Monday, October 29, 2012

Distracting Fate

by Kathleen Bradean

I have almost zero ability to believe in anything. The Christmas just before my fourth birthday, I announced to my parents, "Let's get this right. There is no Santa." They begged me not to tell my older sisters because it would ruin their holiday.  I don't believe in fate or luck or karma or any of those other things that make you think that eventually life might be fair, bad people will suffer and good gets-- I don't know, glittery orgasms on demand or something. And yet, I can't bring myself to talk about anything good because I know the moment I even breath a word of it, it's doomed.

Chalk that up to a Baptist upbringing. I had (have) dour down to an art. Fun was (is) something to approach cautiously, as if it might suddenly lunge with sharp, snapping teeth. (Ask anyone who has seen me deliberately try to have fun. Awkward and painful are the two words that immediately come to mind.) Somewhere, there's a picture of my sisters and me on Easter Sunday. I must have been four or five. My sisters are smiling, happy, caught giggling as if they'd been tickled. I'm staring into the camera, my frown a long bow, perfectly arced with tension and ready to let fly. I'd probably just made the connection between death and candy. Or worse, having to go to church before I could have my basket. Everything good always came with a heavy price. That's the main lesson I took away from my childhood.

For that incredibly fucked up reason, I don't often share good news. I wouldn't want to tempt Fate. I horde my joy, bury under the floorboards like the narrator in Poe's Tell-Tale Heart. What's that beating sound, Fate? Not a pending contract for two books in a series. Not two short stories placed in an anthology. Not even a different publisher asking me what I'm working on and wanting to see that novel as soon as I've finished it. Nope. That's not what you hear at all. And I'm not sitting here thinking this might be *whisper*success. So move along, Fate, and feast on another person's tentative happiness. I got this covered.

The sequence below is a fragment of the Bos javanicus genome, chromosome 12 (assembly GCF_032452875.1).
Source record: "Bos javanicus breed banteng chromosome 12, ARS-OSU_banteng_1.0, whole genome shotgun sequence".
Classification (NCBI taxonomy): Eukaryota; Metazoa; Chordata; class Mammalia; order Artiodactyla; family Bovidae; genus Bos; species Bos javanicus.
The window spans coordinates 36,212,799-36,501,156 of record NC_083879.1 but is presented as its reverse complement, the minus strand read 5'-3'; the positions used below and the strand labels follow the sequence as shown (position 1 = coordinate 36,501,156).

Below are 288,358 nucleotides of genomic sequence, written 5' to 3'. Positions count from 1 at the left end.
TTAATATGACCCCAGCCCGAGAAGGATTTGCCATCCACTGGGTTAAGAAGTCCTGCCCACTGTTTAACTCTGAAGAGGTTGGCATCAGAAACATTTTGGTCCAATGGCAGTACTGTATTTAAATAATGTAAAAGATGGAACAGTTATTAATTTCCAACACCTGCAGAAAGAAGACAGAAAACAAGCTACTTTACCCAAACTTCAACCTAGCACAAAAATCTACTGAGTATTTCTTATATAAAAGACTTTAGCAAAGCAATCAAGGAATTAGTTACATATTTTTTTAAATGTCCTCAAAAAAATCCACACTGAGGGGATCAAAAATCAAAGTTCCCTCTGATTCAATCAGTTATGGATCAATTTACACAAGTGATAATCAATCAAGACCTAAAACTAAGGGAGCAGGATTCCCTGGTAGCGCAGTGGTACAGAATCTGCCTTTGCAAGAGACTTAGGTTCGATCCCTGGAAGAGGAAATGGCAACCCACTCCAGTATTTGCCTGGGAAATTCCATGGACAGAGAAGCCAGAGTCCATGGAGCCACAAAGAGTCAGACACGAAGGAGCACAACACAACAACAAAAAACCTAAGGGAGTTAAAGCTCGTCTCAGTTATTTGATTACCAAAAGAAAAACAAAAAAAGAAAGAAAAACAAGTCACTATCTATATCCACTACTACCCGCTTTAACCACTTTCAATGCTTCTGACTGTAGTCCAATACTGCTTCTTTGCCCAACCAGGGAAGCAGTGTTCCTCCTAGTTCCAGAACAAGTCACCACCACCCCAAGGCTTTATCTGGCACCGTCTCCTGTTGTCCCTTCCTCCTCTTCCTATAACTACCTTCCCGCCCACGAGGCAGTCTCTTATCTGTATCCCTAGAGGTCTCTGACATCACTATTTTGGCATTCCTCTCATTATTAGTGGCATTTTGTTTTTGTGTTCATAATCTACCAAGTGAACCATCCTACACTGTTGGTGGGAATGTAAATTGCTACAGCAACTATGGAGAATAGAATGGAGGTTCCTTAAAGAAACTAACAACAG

1. Hi Kathleen!

    The way you describe your relationship with luck sounds a lot like the way i feel about my relationship with God these days.

    I'm also like that, easily ready to hoard the happy but expecting the worst. I don;t know why. It's not like I have a hard life or anything - yet. Maybe its the way we get old.

    Its the funny frustration you feel when you hold a mega-million ticket in your hand and think - if i just got seven numbers right on this piece of paper everything would be different.


  2. Garce - But I've always been this way. I've always marveled at people who can be happy without questioning it. And it's not that I'm not generally a happy person. I just don't trust it.

  3. Hi, Kathleen,

    I'm not sure how you've managed to chalk up so much success without believing it's possible. I blogged about success on Monday. My view is that the first step is having faith that you CAN succeed.

    I supposed that you might believe it and not be willing to talk about it, out of superstition. But I don't know - you've upset my ideas about how the universe works!

  4. Lisabet - Never fear! The universe is intact. Trust me, I have strong faith in myself. I just don't feel as if I can talk about it when things go right, and I don't dare enjoy it. Also, my idea of success seems to be off-kilter from other people's definition.

  5. At the risk of damaging your luck, Kathleen, congratulations! I hope it wouldn't make you too nervous to announce some of your publications when they are released for sale. :)


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